The Basic Process
1 A thermoplastic resin is heated to a molten state
2 It is then extruded through a die head to form a hollow tube called a parison.
3 The parison is dropped between two mold halves, which close around it.
4 The parison is inflated.
5 The plastic solidifies as it is cooled inside the mold.
6 The mold opens and the finished component is removed.
There are basically four types of blow molding used in the production of plastic bottles, jugs and jars. These four types are:
- Extrusion blow molding
- Injection blow molding
- Stretch blow molding
- Reheat and blow molding.
Extrusion blow molding is perhaps the simplest type of blow molding. A hot tube of plastic material is dropped from an extruder and captured in a water cooled mold. Once the molds are closed, air is injected through the top or the neck of the container; just as if one were blowing up a balloon. When the hot plastic material is blown up and touches the walls of the mold the material "freezes" and the container now maintains its rigid shape.
Injection blow molding is part injection molding and part blow molding. With injection blow molding, the hot plastic material is first injected into a cavity where it encircles the blow stem, which is used to create the neck and establish the gram weight. The injected material is then carried to the next station on the machine, where it is blown up into the finished container as in the extrusion blow molding process above. Injection blow molding is generally suitable for smaller containers and absolutely no handleware.
Extrusion blow molding allows for a wide variety of container shapes, sizes and neck openings, as well as the production of handleware. Extrusion blown containers can also have their gram weights adjusted through an extremely wide range, whereas injection blown containers usually have a set gram weight which cannot be changed unless a whole new set of blow stems are built. Extrusion blow molds are generally much less expensive than injection blow molds and can be produced in a much shorter period of time.
Stretch blow molding is perhaps best known for producing P.E.T. bottles commonly used for water, juice and a variety of other products. There are two processes for stretch blow molded P.E.T. containers. In one process, the machinery involved injection molds a preform, which is then transferred within the machine to another station where it is blown and then ejected from the machine. This type of machinery is generally called injection stretch blow molding (ISBM) and usually requires large runs to justify the very large expense for the injection molds to create the preform and then the blow molds to finish the blowing of the container. This process is used for extremely high volume (multi-million) runs of items such as wide mouth peanut butter jars, narrow mouth water bottles, liquor bottles etc.
The reheat and blow molding process (RHB) is a type of stretch blow process. In this process, a preform is injection molded by an outside vendor. There are a number of companies who produce these "stock" preforms on a commercial basis. Factories buy the preforms and put them into a relatively simple machine which reheats it so that it can be blown. The value of this process is primarily that the blowing company does not have to purchase the injection molding equipment to blow a particular container, so long as a preform is available from a stock preform manufacturer. This process also allows access to a large catalog of existing preforms. Therefore, the major expense is now for the blow molds, which are much less expensive than the injection molds required for preforms.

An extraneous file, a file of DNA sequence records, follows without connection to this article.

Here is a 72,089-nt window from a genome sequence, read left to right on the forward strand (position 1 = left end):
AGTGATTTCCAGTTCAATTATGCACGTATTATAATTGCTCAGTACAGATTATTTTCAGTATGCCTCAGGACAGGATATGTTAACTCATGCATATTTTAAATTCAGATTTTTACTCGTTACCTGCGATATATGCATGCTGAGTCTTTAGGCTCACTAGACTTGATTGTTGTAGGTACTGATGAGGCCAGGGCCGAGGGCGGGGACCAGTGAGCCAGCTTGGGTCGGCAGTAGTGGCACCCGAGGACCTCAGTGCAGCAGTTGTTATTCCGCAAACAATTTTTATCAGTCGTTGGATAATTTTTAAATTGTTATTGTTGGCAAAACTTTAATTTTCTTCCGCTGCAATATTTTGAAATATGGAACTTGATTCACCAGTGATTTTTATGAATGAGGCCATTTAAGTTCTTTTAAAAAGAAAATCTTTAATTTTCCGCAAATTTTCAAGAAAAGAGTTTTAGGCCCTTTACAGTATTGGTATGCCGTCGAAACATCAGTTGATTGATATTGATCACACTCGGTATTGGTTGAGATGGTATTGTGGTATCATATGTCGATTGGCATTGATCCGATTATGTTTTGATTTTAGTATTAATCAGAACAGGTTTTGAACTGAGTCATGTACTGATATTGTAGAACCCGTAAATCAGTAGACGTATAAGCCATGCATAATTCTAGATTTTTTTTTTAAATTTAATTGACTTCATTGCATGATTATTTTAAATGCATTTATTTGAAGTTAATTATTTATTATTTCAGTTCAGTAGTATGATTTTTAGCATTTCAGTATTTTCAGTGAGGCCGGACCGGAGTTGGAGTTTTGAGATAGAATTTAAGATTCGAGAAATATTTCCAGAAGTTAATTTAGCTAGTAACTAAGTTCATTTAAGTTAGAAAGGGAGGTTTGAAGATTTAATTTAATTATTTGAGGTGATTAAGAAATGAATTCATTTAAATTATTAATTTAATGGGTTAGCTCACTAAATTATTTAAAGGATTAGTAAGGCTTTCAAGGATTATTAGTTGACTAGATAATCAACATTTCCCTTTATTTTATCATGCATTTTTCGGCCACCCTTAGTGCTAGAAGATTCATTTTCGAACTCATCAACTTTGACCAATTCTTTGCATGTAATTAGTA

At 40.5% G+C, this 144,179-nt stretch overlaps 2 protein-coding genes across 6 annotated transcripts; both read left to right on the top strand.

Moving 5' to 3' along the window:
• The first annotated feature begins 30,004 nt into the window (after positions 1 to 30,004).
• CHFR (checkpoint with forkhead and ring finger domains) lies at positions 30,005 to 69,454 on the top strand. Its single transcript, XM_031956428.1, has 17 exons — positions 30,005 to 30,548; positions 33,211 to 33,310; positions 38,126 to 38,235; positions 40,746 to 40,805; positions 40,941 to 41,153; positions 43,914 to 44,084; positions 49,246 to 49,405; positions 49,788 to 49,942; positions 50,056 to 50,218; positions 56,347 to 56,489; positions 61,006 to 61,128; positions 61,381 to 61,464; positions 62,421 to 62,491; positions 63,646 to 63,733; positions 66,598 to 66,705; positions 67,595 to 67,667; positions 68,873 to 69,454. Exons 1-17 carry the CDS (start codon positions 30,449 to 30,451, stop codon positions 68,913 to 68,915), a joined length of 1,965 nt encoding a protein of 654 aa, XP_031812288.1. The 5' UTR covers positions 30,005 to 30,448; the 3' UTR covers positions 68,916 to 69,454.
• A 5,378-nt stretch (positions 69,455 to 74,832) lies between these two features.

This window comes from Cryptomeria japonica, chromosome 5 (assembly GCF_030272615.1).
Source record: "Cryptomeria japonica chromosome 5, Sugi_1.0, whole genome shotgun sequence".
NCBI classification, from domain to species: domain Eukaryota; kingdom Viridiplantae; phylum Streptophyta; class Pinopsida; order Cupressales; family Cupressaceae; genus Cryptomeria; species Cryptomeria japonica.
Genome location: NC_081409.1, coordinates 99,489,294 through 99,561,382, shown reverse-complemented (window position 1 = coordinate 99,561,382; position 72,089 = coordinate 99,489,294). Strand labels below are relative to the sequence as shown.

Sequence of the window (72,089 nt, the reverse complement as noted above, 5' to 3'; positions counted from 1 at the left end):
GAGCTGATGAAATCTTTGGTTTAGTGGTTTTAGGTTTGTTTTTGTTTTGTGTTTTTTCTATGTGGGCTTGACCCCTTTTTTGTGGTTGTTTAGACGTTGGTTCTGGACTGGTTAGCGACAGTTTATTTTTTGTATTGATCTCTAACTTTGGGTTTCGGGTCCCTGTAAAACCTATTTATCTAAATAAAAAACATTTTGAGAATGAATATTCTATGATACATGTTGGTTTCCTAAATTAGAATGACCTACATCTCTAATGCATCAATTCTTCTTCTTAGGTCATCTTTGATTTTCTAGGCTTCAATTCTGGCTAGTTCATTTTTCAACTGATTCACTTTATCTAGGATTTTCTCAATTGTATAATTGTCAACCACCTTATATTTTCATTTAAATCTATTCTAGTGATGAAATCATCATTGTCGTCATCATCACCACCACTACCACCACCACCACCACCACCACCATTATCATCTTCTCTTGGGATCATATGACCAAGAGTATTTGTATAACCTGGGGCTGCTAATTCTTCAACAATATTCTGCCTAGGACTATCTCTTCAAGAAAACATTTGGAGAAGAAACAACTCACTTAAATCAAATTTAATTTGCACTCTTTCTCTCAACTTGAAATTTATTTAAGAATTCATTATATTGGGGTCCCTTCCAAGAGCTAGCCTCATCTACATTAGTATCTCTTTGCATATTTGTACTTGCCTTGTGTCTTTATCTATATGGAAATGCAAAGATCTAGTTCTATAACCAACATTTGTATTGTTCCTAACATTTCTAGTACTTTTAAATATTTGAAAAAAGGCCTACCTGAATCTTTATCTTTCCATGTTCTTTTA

There are, however, some drawbacks to this process. If you are unable to find a stock preform which will blow the container you want, you must either purchase injection molds and have your own private mold preforms injection molded, or you will have to forego this process. For either type of stretch blow molding, handleware is not a possibility at this stage of development. The stretch blow molding process does offer the ability to produce fairly lightweight containers with very high impact resistance and, in some cases, superior chemical resistance.
Whether using the injection stretch blow molding process or the reheat and blow process, an important part of the process is the mechanical stretching of the preform during the molding process. The preform is stretched with a "stretch rod." This stretching helps to increase the impact resistance of the container and also helps to produce a very thin walled container.
The extrusion blow molding process allows for the production of bottles in a wide variety of materials, including but not limited to: HDPE, LDPE, PP, PVC, BAREX®, P.E.T., K Resin, P.E.T.G., and Polycarbonate. As noted above, a wide variety of shapes (including handleware), sizes and necks are available. Injection blow molding allows for the production of bottles in a variety of materials, including but not limited to: HDPE, LDPE, PP, PVC, BAREX®, P.E.T., and Polycarbonate.
Besides the P.E.T. noted above for stretch blow molding, a number of other materials have been stretch blown, including polypropylene. As time goes on and technology moves forward, more materials will lend themselves to stretch blow molding as their molecular structures are altered to suit this process.
Blow Molding Machine Manufacturers –
For shuttle extrusion type machines Bekum, Battenfeld/Fischer, and Hayssen are probably the best known in the United States. For injection blow molding machines JOMAR is a well known brand. For stretch blow and reheat and blow type machines there are Sidel, Nissei and other machines produced by Johnson Controls and others. For wheel machines you might wish to contact Johnson Controls or Wilmington Machinery.